Making Do

November 26, 2020

As this pandemic year wearily slogs on to an end, everybody and his brother (most everybodies) had a weird Thanksgiving and we’re all now imagining and reinventing pandemic Christmases as that holiday is now, ugh, upon us.

“Impending calamity,” “surges on top of surges” are ways infectious disease doctors are characterizing where we are at this moment. We absolutely need to think and rethink our plans. There is a tug and pull of trying to stay connected to gratitude and love, to preserve the joy, while completely accepting that this is not a normal time and playing by rules we all must honor in order to get as safely as possible to the other side. There will be another side.

Thanksgiving, was therefore that mix… accommodating the virus and the guidelines while still trying to find the gratitude, love and joy.

First the connection part.

Peter’s not with us. That is incredibly disappointing. But we could talk and we knew he was with friends — being safe and being loved. Here’s his weather.. a pic he sent a couple days ago:

And here’s the celebration Peter had with Lisa and Claire — forever grateful for their efforts to make him feel welcome in Ann Arbor. They’ve been so loving and caring and just amazing.

Back here in sunny Davis California, I exchanged lots of texts with friends, had multiple conversations with Peter, Matty and Betsy, and ZOOMED with the whole immediate Frame family contingent (minus Maia, Hope and Tanner) at 3:00.

It was an hour of cacophonous Frames from California to Idaho to Montana to Michigan. All three Jim Frame sibs, all five Dean Frame sibs (plus Dean!) and *almost* all kids. Quite the feat. That would never happen in real life, so this pandemic-imposed separation, necessitating Zoom connections is quite brilliant. What would we do without video conferencing this year?

Then, at 8:00, we Zoomed with the Peterson sibs and Peter. This time California north and south, plus Michigan and Thailand. Missed Michael, missed John/Alexis and clan, but otherwise it was good to get the four of us sibs and a couple of our loves together.

Earlier in the day I went for a long walk. For part of it, I was listening to Brene Brown interviewing Dolly Parton. She’s a lovely woman who sounds remarkably like Aunt Bonnie. That took me down a lot of family rabbit holes. The creek supplied a spectacular backdrop for my rambling mind.. the sunny skies made the colors at the arboretum really pop.

The gingkos are hemorrhaging their leaves:

Have I mentioned how excited I am to be planting one in our backyard?

It was just so pretty down there.

Here’s one of the gingkos from across the lake.

Even B Street walking home looked gorgeous (this is across the street from one of my first apartments in town):

And A Street looks nice this time of year, too!

After my walk, and in between the Zoom calls, Jim and I cooked. Since it was just the two of us, it made sense to downsize the menu. Jim found a clever idea in the New York Times–a One Pan, One Pot Thanksgiving Dinner. A bit gimmicky, but fun to try! And hey.. we did the whole thing together, step by step, which I loved.

First thing in the morning, I set up the turkey to marinate. We’d never cooked a turkey breast before. If you never have, it actually feels like a big boob (not that I would know) — it’s soft and squishy.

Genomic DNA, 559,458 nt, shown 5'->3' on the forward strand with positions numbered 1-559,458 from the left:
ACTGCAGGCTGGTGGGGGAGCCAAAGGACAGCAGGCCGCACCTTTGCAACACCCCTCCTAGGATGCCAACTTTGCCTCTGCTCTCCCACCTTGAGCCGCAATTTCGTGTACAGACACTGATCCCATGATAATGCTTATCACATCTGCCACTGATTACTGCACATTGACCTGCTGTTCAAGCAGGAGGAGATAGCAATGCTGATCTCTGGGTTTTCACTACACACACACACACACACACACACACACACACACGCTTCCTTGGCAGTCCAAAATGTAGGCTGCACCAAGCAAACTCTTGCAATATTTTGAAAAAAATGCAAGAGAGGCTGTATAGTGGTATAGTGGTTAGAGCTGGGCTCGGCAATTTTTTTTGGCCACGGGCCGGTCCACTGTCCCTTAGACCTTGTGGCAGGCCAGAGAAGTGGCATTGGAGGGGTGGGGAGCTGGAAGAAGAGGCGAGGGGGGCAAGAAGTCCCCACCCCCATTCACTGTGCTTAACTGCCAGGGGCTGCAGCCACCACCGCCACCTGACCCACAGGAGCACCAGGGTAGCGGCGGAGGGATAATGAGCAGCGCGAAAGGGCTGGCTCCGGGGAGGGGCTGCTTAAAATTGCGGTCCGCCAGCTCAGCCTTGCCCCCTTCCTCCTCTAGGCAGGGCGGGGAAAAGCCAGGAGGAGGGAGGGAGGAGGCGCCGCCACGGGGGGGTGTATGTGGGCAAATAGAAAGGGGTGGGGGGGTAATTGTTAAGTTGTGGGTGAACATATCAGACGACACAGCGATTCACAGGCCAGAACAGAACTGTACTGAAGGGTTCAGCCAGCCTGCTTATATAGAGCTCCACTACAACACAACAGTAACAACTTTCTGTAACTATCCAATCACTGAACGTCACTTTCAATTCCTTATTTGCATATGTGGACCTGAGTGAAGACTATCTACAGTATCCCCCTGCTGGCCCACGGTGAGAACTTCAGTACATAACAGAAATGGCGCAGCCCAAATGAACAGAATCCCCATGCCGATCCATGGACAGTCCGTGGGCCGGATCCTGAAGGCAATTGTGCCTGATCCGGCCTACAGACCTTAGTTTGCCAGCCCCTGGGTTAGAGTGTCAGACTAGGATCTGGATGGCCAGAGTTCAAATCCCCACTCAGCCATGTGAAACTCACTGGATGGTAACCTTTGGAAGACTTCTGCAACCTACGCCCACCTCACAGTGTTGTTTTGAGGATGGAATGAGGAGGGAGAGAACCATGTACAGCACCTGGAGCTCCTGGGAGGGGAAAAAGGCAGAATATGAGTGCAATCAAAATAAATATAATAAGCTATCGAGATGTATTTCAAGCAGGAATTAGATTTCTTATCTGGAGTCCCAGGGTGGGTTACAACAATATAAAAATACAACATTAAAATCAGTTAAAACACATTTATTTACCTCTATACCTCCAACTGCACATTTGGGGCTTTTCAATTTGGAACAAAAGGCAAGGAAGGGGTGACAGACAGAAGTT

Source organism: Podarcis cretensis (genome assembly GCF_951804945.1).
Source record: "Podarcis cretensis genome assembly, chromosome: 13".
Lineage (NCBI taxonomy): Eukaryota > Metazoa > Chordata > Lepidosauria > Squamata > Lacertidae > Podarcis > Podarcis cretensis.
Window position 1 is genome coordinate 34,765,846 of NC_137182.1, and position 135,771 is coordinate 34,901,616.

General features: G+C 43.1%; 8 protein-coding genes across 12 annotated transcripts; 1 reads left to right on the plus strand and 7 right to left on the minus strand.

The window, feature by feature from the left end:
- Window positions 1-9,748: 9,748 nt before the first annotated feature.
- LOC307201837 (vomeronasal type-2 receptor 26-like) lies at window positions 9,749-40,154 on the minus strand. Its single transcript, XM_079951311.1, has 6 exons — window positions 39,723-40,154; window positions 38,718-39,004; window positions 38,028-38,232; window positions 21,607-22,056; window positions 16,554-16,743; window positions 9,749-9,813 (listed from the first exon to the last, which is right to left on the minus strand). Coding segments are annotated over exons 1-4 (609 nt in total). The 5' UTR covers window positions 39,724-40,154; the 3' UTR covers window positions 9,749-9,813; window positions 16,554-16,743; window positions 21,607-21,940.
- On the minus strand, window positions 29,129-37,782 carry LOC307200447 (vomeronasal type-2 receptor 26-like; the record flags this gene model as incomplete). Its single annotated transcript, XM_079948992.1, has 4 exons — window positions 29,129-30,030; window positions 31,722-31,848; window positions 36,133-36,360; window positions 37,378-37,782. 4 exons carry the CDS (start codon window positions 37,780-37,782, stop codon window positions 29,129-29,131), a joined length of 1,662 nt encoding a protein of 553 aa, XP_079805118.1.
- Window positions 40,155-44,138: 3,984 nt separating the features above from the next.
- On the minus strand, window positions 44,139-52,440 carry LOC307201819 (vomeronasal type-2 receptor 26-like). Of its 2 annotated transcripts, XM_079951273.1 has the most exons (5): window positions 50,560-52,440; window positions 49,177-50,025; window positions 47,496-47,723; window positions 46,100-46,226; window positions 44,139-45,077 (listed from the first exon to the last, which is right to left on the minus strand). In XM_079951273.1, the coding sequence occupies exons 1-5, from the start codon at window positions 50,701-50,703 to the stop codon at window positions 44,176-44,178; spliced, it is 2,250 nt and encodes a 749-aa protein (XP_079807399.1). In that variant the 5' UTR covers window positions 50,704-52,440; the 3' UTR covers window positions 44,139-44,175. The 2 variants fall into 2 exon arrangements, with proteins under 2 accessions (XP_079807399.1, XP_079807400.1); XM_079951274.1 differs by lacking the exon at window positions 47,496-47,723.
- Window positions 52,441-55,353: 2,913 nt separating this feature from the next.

Here’s the stuff for the marinade — grated garlic, fresh thyme and s/p:

Hours later, we slathered it in mustard and mayonnaise (yep) and then wrapped it in bacon. I’ve since learned that most people, when wrapping a turkey breast in bacon, do it in a very showy basket weave (google it!), which I’ll definitely do next time. Here’s what ours looked like (kinda disgusting, no?):

But then it comes out like this.. totally appetizing:

And carved like a dream:

My first comment at first bite was, “wow, it’s fantastic and so moist!” Jim’s was “hmmm… so dry.” So, I’m not sure if it was moist or not, but I *think* we both liked it and would try it again.

The other components of the meal were fine… the stuffing was standard and fine; the cranberry sauce was good; the gravy went a bit south, but was good enough. But there were two other standouts:

The menu called for Brussels sprouts, which neither of us likes, so we substituted cauliflower, using the same treatment, which was simple but fantastic. Olive oil, salt and some coriander powder, roasted with the turkey/bacon and its drippings. Yeow.

Also, this:

It’s baked garnet yams, that, when soft (about an hour) you added this — a mash of butter, molasses, salt and freshly grated nutmeg. Oh, and marshmallows. You put it back into the oven to melt all that into the potatoes. omg.

And that was it. It took exactly three hours to prepare, and exactly ten minutes to eat. As usual. Jim then made some whipped cream and we had both pecan pie and my weird pumpkin pie (which turned out fine!).

It was a nice day. The connections and reflections and cooking project were all mightily felt and appreciated. What I think will stand out most will be how we responded to an absolutely unique and dangerous time. We’ll get to the other side and life will return to something a lot more normal and predictable. It’s been a tragedy of just immeasurable pain, inconvenience, loss all over the world. We’re all in this, we’re all impacted, we’re all dealing.

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